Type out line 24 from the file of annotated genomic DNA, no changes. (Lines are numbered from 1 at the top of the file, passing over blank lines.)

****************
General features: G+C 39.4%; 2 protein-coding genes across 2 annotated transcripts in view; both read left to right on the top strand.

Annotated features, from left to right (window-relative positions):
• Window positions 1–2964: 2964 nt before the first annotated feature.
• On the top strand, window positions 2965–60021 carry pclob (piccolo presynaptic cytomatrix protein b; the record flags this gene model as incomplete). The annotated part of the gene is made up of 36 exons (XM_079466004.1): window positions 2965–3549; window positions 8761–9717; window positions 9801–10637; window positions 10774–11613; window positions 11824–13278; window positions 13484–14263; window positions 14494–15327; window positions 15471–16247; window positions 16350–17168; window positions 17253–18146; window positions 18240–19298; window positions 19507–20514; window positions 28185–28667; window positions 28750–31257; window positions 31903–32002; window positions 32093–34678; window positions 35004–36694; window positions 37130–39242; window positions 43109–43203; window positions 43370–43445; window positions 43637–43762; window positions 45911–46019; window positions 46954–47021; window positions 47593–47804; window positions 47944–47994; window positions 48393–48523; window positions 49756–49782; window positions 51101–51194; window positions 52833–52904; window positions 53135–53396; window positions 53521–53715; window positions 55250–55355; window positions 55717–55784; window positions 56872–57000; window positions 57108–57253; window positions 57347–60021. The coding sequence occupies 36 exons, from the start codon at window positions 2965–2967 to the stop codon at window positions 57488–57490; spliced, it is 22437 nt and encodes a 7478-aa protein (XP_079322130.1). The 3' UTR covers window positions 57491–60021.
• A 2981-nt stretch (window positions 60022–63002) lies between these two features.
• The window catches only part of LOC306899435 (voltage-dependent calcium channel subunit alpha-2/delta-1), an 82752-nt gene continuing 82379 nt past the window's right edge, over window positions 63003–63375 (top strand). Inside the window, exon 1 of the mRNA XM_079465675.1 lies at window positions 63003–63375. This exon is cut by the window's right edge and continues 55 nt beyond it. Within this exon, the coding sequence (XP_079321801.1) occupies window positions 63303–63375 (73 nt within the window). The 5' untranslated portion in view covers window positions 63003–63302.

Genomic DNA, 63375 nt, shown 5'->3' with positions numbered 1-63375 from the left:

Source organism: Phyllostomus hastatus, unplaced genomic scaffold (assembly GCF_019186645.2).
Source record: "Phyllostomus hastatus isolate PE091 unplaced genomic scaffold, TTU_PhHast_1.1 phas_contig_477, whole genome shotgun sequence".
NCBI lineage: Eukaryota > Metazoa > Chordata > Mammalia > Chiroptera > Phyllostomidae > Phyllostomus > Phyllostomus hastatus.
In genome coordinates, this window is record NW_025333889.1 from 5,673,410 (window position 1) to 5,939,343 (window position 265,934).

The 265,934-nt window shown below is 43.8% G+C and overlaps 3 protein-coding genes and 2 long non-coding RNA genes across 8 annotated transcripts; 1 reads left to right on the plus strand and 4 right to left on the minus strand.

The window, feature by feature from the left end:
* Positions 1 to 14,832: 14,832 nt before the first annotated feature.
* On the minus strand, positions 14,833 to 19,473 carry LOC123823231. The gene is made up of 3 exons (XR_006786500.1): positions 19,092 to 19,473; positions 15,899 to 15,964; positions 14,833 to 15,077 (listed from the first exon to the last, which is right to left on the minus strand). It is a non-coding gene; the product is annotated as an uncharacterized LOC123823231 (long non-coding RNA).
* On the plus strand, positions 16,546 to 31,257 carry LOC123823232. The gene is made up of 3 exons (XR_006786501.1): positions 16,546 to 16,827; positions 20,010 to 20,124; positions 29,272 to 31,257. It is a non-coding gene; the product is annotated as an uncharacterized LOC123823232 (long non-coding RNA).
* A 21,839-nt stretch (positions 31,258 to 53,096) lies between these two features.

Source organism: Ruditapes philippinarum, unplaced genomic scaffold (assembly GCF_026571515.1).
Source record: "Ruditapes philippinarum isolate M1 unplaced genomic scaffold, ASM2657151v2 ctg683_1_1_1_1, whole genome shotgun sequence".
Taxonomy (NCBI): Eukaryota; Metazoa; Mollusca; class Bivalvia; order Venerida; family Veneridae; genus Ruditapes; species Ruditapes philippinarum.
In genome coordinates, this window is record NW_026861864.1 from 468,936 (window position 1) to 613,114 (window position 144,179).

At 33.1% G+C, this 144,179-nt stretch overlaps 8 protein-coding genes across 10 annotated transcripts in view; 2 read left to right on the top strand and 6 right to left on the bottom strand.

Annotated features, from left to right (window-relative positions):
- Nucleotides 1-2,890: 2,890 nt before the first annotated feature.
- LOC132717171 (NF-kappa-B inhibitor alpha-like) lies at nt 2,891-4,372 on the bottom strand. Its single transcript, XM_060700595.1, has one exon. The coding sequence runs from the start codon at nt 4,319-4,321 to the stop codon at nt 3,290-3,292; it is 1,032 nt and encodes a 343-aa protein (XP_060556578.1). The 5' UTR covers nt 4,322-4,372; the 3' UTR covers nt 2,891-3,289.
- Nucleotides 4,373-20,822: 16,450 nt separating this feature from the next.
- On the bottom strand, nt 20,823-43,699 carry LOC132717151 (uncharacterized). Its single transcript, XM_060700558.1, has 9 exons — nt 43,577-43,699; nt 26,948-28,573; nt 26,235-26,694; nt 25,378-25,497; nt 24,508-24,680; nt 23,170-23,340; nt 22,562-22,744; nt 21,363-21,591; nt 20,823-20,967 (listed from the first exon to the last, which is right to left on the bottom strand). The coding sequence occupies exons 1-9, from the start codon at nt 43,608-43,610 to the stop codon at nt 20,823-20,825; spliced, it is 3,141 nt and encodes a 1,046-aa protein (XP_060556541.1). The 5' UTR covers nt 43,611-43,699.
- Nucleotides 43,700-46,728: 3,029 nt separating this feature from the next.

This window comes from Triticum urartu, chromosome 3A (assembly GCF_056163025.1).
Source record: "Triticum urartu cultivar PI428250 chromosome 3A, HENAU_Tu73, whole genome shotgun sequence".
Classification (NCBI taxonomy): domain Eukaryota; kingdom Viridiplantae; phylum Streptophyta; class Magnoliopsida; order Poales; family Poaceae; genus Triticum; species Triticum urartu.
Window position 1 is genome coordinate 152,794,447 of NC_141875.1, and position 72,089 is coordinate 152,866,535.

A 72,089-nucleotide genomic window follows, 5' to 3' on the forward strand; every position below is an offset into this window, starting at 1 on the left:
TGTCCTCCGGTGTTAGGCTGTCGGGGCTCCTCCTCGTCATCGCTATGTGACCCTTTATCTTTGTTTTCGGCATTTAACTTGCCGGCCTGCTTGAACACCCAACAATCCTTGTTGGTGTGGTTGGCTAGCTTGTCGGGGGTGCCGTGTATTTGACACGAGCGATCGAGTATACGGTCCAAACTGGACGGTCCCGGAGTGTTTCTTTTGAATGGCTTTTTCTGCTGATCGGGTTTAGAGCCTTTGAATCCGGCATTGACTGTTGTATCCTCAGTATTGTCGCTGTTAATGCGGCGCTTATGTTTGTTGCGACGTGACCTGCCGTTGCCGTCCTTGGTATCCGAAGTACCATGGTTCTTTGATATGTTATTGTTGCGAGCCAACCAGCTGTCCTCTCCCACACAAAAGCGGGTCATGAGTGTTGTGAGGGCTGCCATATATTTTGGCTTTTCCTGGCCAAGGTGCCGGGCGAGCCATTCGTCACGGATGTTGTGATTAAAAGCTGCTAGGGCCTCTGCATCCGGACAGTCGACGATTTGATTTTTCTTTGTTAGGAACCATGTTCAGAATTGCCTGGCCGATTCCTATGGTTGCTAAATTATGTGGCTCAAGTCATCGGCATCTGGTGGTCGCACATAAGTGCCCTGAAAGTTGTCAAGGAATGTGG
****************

- Nucleotides 1-2,890: 2,890 nt before the first annotated feature.